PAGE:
How did it happen that you started doing handmade work? After all, initially you planned a completely different career?
— You are right, at first I was fascinated by industrial design. I liked big factories, production technologies, that is, I was quite an ordinary modern designer. After graduation, I went to India for an internship, and then it turned out that I started a family and lived in Bangalore for seven years.
There I collaborated for two years with a small atelier that specialized in handmade items made from natural materials. I delved deeper into this process and finally decided that this was the most interesting way for me to work. Therefore, when I returned to France, I completed another course, now applied design.
It seems that this has become a trend lately: many creative people leave their corporate careers, leave megacities for the outback, master some kind of manufacturing craft, instead of relying on industrial technology. Why do you think this is happening? Is it an escape from modernity? Tired of the rigid rules of society?
I can't answer for everyone. Five years ago, I knew exactly what I wanted. When you are almost forty, you already have experience, a wealth of knowledge and a realistic idea of what you expect from life in the future, you are not afraid to look at yourself in the mirror and talk honestly with yourself about who you are and what you are. want to do more.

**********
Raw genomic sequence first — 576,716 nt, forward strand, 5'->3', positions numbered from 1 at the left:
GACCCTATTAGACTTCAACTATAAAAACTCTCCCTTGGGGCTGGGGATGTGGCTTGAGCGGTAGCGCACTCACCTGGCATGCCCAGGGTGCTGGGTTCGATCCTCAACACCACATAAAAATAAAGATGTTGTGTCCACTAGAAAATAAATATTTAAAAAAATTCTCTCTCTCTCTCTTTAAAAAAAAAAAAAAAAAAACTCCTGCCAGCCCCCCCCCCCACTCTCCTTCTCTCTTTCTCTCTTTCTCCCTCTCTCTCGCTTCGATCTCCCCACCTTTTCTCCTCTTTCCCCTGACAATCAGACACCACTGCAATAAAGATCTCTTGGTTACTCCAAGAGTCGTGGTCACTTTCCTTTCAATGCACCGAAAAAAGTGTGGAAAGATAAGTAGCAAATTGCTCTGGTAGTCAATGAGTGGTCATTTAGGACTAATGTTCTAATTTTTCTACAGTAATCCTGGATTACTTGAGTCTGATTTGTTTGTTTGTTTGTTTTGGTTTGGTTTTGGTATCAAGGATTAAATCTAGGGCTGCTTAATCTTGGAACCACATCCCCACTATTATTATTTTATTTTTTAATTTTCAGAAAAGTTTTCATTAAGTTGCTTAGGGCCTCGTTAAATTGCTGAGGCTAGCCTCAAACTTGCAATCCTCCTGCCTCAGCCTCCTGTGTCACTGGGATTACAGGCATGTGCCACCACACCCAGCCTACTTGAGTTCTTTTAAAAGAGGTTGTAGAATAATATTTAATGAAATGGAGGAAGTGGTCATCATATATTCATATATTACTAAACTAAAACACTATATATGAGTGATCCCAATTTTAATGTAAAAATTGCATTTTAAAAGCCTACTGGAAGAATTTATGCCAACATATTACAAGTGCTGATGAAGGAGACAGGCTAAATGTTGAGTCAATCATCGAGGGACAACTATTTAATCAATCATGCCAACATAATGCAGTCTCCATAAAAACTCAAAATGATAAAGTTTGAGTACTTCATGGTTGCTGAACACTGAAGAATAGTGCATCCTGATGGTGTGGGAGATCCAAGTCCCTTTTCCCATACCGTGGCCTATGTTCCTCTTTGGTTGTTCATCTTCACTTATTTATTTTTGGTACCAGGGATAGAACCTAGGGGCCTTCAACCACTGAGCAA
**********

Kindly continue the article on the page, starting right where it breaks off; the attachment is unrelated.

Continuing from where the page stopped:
I knew I didn't want to live in Paris anymore. I spent eight years in this city – this lifestyle and career did not attract me at all. And I realized that I want to work with some kind of “live” material that I can control at all stages of the process. I do not depend on suppliers, intermediaries, third-party technologists – in general, from anyone. Algae is a completely free material with unique biological characteristics that I can make whatever I want.
Have you studied seaweed techniques or invented them yourself ?
— Most of what I do, I invented myself, because I specialize in macroalgae textiles, and this is a rather rare direction. I had to experiment a lot at first, to act through trial and error. But I'm certainly not the only one working with this unusual material.
At the beginning of my journey, I met the German designer and art professor Julia Loman, she began to specialize in algae long before me. Although she creates sculptures from them, I was inspired by her work in many ways. We call each other “algae sisters”. In the end, we decided to unite and founded the “Department of Algae” society. In addition to Julia and me, there are five other artists from different countries who are experimenting with this material.
Are there any general principles for working with algae? And how to properly handle such products?